There is a tempation when travelling to focus sights rather than people. Yet I've found time and time again that some of my best and most memorable experiences come when we manage to stop ticking off museums and buildings and spend some time absorbing the local culture. There are some amazing people in this world.
The other morning we had breakfast outside our hostel. The tables were full, so we sat down next to Steven, an English teacher from the US. Soon we were engrossed in conversation about his travels in the Middle East. He's spent time in Oman, Yemen, and other countries and now lives in Turkey. He had tons of interesting insights into Islamic culture. Lots of time passed, and it was close to lunch time before we finally left the hostel. We cut our sıghtseeıng short but in the end it was worth it. There are only so many mosques you can see in a day anyway.
Every time we've stopped long enough to talk to somebody, we've found ourselves enriched by learning a little bit more about the world around us. Our travel agent told us about the history of Turkey: about Ataturk and how the Turkish republic was founded. She gave us her views on fundamentalist Islam. "I am a Muslim", she said, "but I don't pray, I don't wear a scarf, and I can't read the Koran. For me, it is a cultural thing." It's a perspective we never hear in Canada.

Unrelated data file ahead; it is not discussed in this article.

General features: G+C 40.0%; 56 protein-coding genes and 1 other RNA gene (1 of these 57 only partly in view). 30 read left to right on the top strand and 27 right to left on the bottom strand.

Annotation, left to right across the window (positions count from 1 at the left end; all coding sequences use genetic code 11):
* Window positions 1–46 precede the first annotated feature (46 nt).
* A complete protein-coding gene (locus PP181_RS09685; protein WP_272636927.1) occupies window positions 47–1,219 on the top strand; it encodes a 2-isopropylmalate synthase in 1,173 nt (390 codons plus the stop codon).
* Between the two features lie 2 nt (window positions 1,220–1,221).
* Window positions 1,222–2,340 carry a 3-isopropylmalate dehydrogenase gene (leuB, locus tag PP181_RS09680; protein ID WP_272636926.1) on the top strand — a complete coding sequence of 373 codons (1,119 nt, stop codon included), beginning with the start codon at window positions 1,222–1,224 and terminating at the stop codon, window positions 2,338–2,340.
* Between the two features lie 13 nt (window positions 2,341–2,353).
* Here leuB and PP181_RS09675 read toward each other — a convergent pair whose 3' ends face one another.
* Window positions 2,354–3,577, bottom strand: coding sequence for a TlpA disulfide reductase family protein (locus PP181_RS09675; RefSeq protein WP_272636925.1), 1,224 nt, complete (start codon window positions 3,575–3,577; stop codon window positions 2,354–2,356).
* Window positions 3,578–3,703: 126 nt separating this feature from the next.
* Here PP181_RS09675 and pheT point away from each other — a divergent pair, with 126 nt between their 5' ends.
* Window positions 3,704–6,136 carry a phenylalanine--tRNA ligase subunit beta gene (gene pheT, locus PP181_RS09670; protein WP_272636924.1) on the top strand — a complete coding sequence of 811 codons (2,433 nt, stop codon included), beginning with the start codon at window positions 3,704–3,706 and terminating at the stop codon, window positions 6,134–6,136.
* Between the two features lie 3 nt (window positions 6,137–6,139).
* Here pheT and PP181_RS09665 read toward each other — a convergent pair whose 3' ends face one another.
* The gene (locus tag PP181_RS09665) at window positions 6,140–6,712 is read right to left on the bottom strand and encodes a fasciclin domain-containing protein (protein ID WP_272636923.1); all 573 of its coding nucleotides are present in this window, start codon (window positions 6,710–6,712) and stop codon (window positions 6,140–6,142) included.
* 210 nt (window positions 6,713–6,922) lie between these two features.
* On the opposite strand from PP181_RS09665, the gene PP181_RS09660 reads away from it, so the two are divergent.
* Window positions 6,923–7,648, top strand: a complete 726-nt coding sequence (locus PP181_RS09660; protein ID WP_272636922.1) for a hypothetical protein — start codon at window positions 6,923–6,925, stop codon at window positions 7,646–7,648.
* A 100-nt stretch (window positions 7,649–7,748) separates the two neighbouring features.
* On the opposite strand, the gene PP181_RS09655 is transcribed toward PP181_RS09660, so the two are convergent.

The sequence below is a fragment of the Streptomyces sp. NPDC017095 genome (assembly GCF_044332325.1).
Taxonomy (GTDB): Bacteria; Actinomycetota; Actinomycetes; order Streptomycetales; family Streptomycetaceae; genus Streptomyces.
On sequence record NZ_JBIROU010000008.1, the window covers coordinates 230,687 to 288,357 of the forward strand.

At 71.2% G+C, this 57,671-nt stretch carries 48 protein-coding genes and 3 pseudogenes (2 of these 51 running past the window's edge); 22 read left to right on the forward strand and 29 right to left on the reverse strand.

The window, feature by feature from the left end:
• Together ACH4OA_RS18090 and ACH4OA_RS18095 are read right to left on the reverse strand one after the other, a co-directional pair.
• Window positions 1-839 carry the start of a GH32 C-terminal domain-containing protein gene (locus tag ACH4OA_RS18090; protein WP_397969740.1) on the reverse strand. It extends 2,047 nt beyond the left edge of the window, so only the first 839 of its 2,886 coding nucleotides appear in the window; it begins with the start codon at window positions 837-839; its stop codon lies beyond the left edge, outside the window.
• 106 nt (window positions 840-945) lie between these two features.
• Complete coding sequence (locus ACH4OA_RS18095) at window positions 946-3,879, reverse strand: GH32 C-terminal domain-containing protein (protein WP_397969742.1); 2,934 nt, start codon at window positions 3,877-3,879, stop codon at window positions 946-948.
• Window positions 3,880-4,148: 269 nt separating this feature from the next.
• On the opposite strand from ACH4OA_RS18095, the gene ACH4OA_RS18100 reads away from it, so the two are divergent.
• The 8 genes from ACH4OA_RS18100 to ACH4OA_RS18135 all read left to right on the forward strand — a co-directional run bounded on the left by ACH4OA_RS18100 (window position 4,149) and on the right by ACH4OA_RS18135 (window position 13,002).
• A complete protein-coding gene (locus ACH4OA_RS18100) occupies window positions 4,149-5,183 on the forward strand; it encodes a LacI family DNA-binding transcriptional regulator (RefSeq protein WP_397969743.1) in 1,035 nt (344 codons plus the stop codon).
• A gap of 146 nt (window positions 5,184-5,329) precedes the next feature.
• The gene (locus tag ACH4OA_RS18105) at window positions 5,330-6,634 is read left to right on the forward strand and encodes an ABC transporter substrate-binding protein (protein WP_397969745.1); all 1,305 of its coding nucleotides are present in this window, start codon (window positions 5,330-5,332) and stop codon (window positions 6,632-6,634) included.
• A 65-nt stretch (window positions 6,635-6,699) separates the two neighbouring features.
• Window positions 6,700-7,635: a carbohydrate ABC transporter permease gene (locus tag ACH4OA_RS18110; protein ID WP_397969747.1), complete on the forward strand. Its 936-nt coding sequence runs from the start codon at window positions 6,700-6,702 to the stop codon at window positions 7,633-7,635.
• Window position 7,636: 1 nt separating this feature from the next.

We've found the same with fellow travelers. In Turkey we've been staying in family run Pensions. These are basically large houses that have been opened up to travelers, and they are a completely different experience from a hotel. The best ones really feel like you are staying in somebody's home and eating in their dining room, and they are a great place to meet people. We ran into some fantastic fellow travellers in Bergama and Selchuk. When you are in an out of the way Pension in the middle of Turkey the likelyhood that you'll have something in common with your fellow travellers is pretty high. They've all passed through the same travel filter.
A ide-effect of all of this is a lot of late nights. When you meet amazing people and find easy connections based on shared experiences and outlooks it's hard not to talk late into the night. Even though we exchange email addresses, in the vast majority of cases we will never cross paths again. We treasure these moments with our fellow travellers, and we love the cups of tea with the Turkish shopkeepers. And then we head off for the next adventure.